As market researchers, we know the market research we conduct should be representative of the population we aim to understand./p>
However, achieving this can be somewhat harder and less often achieved than we may care to admit.
Why? Because bias exists, unconscious or not. So, as an industry, we must always strive to do more to ensure the inclusivity of our research and that means understanding intersectional research – or, more specifically, the role intersectionality plays in market research.
More often than not, that population we must represent in our research is ‘the general public’ or ‘consumers’ ; this means that the full diversity of people who make up the population should be reflected in our research.
It’s about more than just ensuring that you sample according to a quota based on age, gender, ethnicity, religion or other demographic criteria. It’s about understanding how these variables reflect deeper experiences and how they interact to shape individual experiences. It means understanding ‘intersectionality’.
The OED defines intersectionality as “the interconnected nature of social categorisations such as race, class, and gender, regarded as creating overlapping and interdependent systems of discrimination or disadvantage”.
So, for example, it doesn’t always make sense to just talk about how women, in a generic way, experience a particular issue compared to men because it is likely that young Black women will experience the issue differently to young White women; that middle-class men will have very different experiences to working-class men; that LGBT+ women will differ in yet other ways from straight women.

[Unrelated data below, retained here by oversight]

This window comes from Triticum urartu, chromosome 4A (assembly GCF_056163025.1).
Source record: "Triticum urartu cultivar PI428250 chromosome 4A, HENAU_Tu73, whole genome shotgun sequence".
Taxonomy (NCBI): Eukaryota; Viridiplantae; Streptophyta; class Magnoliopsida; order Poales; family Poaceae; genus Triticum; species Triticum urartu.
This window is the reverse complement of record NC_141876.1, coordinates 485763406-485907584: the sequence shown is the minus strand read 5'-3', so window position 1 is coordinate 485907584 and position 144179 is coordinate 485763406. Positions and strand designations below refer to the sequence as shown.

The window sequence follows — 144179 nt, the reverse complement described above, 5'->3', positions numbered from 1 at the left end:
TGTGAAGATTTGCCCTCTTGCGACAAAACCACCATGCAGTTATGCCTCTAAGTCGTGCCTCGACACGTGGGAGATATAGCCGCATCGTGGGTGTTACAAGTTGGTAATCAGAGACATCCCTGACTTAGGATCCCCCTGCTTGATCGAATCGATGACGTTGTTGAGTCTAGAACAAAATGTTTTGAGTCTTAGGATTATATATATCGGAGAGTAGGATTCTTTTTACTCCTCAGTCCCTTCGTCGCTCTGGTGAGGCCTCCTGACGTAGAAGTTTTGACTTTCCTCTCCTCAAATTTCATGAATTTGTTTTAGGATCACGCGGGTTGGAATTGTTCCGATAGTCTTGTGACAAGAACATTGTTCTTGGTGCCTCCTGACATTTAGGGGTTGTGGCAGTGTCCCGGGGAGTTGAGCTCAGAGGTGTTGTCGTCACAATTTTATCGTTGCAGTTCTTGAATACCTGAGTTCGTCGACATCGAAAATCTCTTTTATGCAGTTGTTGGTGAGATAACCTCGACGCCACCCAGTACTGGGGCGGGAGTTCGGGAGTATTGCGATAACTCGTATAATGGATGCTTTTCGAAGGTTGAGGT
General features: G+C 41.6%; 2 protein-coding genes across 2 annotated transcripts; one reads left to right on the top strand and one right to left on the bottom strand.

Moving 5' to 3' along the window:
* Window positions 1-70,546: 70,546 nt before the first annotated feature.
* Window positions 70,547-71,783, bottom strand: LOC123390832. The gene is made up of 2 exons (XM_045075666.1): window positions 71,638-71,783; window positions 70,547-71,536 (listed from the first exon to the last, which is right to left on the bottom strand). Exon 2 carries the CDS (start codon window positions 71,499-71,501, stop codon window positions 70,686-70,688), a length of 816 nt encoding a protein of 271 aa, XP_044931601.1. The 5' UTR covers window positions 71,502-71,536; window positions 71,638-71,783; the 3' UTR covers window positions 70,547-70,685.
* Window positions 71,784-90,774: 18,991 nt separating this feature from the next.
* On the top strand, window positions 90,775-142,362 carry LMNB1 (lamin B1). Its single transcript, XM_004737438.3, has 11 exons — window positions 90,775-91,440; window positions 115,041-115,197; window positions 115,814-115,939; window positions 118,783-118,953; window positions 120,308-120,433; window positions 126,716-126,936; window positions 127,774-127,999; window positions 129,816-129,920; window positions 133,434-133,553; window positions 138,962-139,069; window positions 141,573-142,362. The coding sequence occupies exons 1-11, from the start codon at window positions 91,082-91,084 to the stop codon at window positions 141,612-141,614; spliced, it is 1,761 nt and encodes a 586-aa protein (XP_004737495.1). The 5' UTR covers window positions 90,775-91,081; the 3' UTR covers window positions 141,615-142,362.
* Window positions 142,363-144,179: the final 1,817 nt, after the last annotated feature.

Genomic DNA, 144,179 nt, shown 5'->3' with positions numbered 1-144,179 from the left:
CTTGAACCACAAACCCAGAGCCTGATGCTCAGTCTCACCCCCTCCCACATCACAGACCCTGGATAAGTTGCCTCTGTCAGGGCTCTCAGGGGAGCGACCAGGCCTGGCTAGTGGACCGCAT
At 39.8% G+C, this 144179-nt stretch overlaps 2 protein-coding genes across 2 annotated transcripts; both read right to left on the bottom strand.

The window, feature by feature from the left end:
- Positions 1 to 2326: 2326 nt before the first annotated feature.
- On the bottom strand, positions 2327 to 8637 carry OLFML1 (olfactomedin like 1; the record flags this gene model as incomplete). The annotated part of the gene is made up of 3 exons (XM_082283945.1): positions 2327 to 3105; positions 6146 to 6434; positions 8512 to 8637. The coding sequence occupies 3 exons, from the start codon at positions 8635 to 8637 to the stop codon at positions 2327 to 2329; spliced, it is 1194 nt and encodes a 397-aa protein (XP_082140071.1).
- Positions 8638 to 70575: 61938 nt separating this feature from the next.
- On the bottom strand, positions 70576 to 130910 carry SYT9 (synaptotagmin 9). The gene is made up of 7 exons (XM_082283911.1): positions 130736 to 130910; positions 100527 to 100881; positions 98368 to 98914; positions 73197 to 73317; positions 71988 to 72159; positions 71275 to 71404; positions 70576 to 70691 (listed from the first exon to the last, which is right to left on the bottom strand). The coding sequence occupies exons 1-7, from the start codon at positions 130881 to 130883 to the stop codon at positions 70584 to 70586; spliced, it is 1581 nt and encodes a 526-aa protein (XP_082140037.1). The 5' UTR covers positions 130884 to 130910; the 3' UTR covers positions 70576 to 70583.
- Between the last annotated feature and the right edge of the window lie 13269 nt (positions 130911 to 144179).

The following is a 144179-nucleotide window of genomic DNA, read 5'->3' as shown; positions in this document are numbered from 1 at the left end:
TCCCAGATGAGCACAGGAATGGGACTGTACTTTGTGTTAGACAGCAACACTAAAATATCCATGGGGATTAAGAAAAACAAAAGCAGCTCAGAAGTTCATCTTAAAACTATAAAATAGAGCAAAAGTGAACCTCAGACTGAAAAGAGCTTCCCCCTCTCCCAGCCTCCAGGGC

The permutations are many – and some are more relevant than others in relation to specific issues.
For instance, the interactions of gender and race can lead to very different workplace experiences and have radically different impacts on career progression.
Qualitative research commissioned by the Government into the stories behind the achievements of a group of powerful ethnic minority women illustrates this point effectively.
When discussing education and careers, many of the Black women interviewed for this project said they had felt very strongly supported at home and mainly encountered barriers when they came into contact with schools and employers.
In contrast, most of the Asian women interviewed reported barriers against education and career ambitions at home, in their community and in wider society but felt empowered and supported in school.
This shows that intersectionality affects communities differently, and individual experiences can always lie outside the trend. Had this research simply lumped all of the women into the category of BAME, key insights would have been missed.
Intersectionality and the research community
As part of its ongoing work on diversity in market research, the MRS has just released a research report, authored by Dr Marie-Claude Gervais FRSA, Co-Founder of Versiti, into diversity, inclusion and equality in the market research sector.
Among other themes, the report specifically explores the issue of intersectionality and intersectional research and demonstrates just how different experiences can be for some members of the research community based on their demographic profile.
As a simple heuristic device, the analysis compares the experiences and perceptions of three ‘types’ of researchers:
Type 1: a group comprised of researchers who are male, White, straight and not disabled;
Type 2: a group of researchers who are female, White, straight and not disabled; and